4. We’re assuming a “safe withdrawal rate” of 3.5% for years 1-5 (age 60-65); 3.75% for years 6-10; and 4% after age 70. Then RMDs will kick in, but we should have ~ 20% in the Roth at that point.

5. House will be paid off in year 5 of retirement, if not before. Interest rate is 2.625%, ending in 2031, so we don’t have a huge desire to pre-pay on it; we’d rather pay for Roth conversions now.

6. We’re planning on DH pulling Social Security in Year Three – as the lower earner, Open Social Security suggests he should file at age 65. As the higher earner, I plan to delay until Year 10/age 70, so he has higher survivor benefits should he last longer than I do.

Are we missing anything? Thanks for your assistance!

User avatar
David Jay
Posts: 8908
Joined: Mon Mar 30, 2015 5:54 am
Location: Michigan

Re: Portfolio and Ramping Up to Retirement Readiness - On Track?

Post by David Jay » Fri Jul 31, 2020 8:24 am

Sounds like you are in great shape.

I would do a little more modeling of the survivor situation. If pensions do not continue, are each of you in good shape if they end up as the surviving spouse.
Prediction is very difficult, especially about the future - Niels Bohr | To get the "risk premium", you really do have to take the risk - nisiprius

User avatar
Topic Author
Sandi_k
Posts: 1369
Joined: Sat May 16, 2015 11:55 am
Location: SF Bay Area

Re: Portfolio and Ramping Up to Retirement Readiness - On Track?

Post by Sandi_k » Fri Jul 31, 2020 1:59 pm

David Jay wrote:
Fri Jul 31, 2020 8:24 am
Sounds like you are in great shape.

I would do a little more modeling of the survivor situation. If pensions do not continue, are each of you in good shape if they end up as the surviving spouse.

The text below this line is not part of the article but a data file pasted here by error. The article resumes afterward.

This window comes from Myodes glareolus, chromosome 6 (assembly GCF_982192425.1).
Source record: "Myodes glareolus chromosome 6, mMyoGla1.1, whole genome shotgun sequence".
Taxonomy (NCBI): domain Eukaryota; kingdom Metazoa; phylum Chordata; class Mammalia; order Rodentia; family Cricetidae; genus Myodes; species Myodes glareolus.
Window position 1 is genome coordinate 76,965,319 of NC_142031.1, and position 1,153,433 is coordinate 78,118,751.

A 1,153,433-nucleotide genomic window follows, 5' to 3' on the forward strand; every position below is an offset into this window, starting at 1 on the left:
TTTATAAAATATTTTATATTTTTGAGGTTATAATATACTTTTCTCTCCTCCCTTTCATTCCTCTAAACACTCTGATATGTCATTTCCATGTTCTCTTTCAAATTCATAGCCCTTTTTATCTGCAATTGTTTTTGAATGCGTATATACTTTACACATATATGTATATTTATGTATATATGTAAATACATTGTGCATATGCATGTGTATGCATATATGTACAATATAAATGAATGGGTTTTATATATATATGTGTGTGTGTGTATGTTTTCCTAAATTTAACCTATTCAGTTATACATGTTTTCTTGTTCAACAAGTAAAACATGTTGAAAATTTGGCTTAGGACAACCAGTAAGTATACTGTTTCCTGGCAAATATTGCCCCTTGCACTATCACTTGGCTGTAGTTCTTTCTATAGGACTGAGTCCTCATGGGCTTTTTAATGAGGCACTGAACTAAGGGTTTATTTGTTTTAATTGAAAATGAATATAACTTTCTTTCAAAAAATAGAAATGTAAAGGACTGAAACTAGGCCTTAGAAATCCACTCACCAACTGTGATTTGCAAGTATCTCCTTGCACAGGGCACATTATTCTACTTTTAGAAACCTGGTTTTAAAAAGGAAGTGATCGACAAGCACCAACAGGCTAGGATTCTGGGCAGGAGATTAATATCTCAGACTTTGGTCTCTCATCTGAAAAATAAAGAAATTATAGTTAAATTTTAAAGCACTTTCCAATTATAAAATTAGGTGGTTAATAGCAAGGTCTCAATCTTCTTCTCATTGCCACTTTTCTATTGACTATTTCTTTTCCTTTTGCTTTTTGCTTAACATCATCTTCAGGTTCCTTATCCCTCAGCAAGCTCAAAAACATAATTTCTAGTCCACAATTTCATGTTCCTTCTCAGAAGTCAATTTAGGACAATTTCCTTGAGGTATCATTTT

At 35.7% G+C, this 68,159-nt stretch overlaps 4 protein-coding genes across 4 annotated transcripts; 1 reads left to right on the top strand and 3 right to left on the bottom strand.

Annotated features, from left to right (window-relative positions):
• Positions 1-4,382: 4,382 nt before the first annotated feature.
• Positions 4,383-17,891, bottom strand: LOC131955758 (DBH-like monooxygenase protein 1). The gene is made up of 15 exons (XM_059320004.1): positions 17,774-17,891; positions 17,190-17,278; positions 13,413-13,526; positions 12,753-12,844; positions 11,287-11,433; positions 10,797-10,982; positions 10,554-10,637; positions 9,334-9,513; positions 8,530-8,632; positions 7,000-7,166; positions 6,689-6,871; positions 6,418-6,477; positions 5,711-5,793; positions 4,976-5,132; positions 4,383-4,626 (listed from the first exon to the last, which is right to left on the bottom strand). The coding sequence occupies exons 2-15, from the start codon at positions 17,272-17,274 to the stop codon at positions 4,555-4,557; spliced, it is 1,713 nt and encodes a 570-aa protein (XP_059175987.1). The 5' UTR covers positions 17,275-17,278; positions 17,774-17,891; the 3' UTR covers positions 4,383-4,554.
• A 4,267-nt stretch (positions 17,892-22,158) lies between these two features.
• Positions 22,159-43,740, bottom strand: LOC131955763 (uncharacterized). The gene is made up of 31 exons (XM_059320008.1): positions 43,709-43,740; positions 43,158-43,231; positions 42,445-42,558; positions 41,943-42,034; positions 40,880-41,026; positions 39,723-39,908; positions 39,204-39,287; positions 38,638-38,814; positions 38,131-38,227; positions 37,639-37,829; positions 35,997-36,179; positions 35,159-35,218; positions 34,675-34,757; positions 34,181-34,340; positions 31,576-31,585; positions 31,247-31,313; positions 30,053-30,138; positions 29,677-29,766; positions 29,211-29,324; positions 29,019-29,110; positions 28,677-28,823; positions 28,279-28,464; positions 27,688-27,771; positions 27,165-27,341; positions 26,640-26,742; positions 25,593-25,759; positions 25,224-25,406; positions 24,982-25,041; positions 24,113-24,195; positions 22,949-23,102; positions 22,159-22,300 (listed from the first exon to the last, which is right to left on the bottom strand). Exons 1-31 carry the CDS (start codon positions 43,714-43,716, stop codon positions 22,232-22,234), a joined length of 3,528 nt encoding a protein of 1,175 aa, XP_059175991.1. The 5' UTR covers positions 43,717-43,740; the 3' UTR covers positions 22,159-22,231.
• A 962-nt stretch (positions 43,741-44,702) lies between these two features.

Thanks, David!

Yes, the pension election would have a 100% survivor benefit. With 36 years of service, and hitting the 2.5% multiplier, I'm eligible for a 90% replacement of my while-working paycheck.

By choosing the 100% continuation for survivor option, I lose another 12% off the top of the "Three High" average salary calculation. But that is more than made up from no longer paying OASDI, disability insurance (LT and ST), parking, mandatory retirement savings and optional retirement savings. ;)

And this is exactly why we're focusing on Roth conversions these next few years: we want as much in Roth as we can manage for the surviving spouse, when that time comes. The tax rate will be high.

User avatar
David Jay
Posts: 8908
Joined: Mon Mar 30, 2015 5:54 am
Location: Michigan

Re: Portfolio and Ramping Up to Retirement Readiness - On Track?

Post by David Jay » Fri Jul 31, 2020 3:17 pm

Looks like you are on top of it!
Prediction is very difficult, especially about the future - Niels Bohr | To get the "risk premium", you really do have to take the risk - nisiprius

User avatar
Topic Author
Sandi_k
Posts: 1369
Joined: Sat May 16, 2015 11:55 am
Location: SF Bay Area

Re: Portfolio and Ramping Up to Retirement Readiness - On Track?

Post by Sandi_k » Mon Aug 03, 2020 3:19 pm

Bump...

Anyone else care to weigh in? Or is the plan just that perfect?

:D

Post Reply